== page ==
Sanchez took aim at Harris after the latter said on Tuesday that she was in favor of free college tuition for students whose families make less than $140,000 per year.

“So (Harris) came out and said she’d be in favor of free college. Let me tell you what we’re doing at our community college — the freshmen who are entering are getting free tuition this year,” Sanchez said. “We’re already doing it at Santa Ana College in my area. We’re a pilot project for the four year degree at Santa Ana. She can say anything she wants to say about what she’d do but we’re actually doing it in my area.”


Assemblyman Kevin McCarty points that just two new public universities have been built in California in the last 20 years, compared to many more prisons. McCarty is running to retain his position against Republican candidate and current Sacramento State student Ryan Brown. (Photo by Kameron Schmid)

Kevin McCarty, D-Sacramento, who is running against Sacramento State student Ryan Brown to retain his seat in the Assembly, said that he shares Brown’s concern for issues affecting higher education, which Brown said is a major focus in his campaign.

“(Higher education) is the number one issue I work at in the legislature,” said McCarty. “That’s why I ran for the Assembly two years ago. My platform was that we should invest in kids, not prisons. … I welcome (Brown) and others to focus on the need for higher education.”

McCarty, a Sac State alum, said that he hasn’t met Brown, who was not invited to the forum. Brown has not responded to a request for comment from The State Hornet as of press time.

Sacramento mayor-elect Darrell Steinberg opened the forum to raucous applause in a spirited attack on Republican presidential nominee Donald Trump.

“We face, I think, a dramatic test for our democracy,” Steinberg said. “There is never any excuse to divide people based on race, ethnicity or any other protected category. There is never a reason or excuse to make fun of somebody with a disability. There is no excuse to demean a whole group of people like immigrants and refer to them writ large as rapists and murderers.”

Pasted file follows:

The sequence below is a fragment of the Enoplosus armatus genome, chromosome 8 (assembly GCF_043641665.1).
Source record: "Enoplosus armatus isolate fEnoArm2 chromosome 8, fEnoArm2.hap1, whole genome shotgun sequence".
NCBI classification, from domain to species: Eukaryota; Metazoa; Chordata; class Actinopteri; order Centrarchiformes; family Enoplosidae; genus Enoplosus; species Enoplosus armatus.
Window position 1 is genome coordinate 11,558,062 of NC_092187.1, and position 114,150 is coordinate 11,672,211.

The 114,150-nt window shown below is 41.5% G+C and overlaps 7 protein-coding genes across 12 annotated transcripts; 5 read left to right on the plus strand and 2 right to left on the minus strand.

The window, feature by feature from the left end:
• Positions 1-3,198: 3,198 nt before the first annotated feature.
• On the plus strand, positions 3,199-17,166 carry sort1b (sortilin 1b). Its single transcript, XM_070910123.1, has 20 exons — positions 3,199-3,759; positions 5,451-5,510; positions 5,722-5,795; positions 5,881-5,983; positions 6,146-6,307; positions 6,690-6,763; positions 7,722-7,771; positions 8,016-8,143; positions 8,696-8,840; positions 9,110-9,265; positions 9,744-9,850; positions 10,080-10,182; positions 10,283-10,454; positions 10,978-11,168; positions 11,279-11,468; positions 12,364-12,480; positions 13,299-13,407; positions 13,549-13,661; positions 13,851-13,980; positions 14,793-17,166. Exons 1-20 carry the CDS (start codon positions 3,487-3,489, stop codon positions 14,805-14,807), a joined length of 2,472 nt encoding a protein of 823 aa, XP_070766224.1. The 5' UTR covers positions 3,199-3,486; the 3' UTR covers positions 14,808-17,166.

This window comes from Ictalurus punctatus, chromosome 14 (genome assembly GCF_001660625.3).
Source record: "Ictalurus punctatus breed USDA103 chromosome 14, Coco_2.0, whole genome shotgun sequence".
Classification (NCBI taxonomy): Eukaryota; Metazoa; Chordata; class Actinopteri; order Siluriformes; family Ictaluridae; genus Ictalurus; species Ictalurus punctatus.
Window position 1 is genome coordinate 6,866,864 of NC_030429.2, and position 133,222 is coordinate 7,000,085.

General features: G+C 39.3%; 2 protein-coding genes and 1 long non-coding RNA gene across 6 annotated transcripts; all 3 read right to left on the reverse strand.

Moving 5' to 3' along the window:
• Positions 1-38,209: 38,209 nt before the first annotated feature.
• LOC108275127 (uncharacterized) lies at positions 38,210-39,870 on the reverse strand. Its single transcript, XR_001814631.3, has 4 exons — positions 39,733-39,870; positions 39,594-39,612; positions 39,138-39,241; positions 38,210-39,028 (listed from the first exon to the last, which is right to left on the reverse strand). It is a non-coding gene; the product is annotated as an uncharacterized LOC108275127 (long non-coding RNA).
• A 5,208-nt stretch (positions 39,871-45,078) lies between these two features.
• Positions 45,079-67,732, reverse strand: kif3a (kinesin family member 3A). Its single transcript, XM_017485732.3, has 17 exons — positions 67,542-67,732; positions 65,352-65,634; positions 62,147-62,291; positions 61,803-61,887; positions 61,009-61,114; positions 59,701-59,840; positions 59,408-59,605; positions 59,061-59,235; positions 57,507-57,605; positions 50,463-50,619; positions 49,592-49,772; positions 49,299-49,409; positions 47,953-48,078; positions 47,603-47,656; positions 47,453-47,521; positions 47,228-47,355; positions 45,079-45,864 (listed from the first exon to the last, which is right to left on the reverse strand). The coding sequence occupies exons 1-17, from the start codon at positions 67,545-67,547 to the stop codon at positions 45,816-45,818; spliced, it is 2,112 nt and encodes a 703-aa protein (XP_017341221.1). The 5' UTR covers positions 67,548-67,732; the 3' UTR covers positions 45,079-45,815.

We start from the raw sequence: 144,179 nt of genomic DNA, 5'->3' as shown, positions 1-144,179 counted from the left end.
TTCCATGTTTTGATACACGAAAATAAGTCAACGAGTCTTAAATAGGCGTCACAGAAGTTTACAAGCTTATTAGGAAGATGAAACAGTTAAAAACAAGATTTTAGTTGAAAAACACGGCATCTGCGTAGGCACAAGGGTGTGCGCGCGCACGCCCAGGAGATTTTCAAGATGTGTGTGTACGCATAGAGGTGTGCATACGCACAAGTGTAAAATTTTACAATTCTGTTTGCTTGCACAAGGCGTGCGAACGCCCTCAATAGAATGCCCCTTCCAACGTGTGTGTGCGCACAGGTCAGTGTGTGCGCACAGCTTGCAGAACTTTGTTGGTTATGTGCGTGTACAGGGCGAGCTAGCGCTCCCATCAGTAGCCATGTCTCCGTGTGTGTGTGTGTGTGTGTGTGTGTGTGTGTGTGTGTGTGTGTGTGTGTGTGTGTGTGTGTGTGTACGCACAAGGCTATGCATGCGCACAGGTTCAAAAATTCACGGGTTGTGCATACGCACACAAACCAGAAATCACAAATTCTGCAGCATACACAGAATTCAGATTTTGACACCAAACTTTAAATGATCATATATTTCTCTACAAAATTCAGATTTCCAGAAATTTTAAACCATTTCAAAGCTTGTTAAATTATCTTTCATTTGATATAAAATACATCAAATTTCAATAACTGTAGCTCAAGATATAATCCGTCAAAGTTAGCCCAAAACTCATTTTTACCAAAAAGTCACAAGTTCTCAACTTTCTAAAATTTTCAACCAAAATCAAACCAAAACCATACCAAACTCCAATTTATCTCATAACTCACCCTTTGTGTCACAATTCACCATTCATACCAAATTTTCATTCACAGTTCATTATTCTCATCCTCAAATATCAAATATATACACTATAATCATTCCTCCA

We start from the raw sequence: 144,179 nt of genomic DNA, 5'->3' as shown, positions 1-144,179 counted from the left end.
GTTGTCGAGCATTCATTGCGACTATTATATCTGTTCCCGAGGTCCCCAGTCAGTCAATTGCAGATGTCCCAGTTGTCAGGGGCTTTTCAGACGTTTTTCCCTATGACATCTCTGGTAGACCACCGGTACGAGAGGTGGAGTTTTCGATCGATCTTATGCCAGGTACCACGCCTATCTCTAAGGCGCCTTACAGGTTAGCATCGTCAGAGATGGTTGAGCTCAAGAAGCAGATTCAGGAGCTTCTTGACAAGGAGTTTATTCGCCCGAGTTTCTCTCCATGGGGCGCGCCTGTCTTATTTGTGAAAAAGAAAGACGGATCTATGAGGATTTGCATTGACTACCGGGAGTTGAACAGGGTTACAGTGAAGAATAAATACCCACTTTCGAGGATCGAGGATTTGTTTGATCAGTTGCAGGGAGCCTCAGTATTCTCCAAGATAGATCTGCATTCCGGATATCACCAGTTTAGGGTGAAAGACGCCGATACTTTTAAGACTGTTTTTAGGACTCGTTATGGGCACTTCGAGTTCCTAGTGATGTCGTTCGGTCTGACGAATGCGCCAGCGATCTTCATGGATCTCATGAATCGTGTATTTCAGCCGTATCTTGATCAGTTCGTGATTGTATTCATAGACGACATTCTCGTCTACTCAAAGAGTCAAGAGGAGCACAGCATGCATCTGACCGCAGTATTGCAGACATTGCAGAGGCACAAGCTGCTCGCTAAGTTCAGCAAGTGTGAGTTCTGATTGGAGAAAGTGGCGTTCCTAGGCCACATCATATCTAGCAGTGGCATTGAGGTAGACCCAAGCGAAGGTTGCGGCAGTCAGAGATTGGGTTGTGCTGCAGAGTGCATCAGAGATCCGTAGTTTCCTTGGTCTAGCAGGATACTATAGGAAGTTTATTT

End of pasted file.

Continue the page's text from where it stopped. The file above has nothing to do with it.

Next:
Steinberg gave his reaction to an incident last week where outgoing Mayor Kevin Johnson was hit in the face with a pie at a farm-to-fork dinner and reacted by fighting the pie-thrower.

“I’m just glad that the mayor and his family are okay,” Steinberg said. “People who run for office sign up for a lot but they don’t sign up for that.”

In the realm of policy, Steinberg said that he supports the increase in the amount of time that parking spaces in Sacramento are metered, which went from 6 p.m. to 10 p.m. on Sept. 1.

“I think it’s a work in progress,” said Steinberg. “We want to encourage people to use transit and that’s really the underlying message of all of it.”

Phil Serna, who represents Sacramento’s district one on the Board of Supervisors, is a Sac State alum and reflected on being back at his alma mater for the forum, which he has attended for the past 11 years.

“This is an event to educate the public about candidates and ballot measures before the election to make sure people are well informed,” said Serna. “This is the school that raised me — the first structured class I was enrolled in here was daycare. I spent a lot of time on campus as the son of two educators.”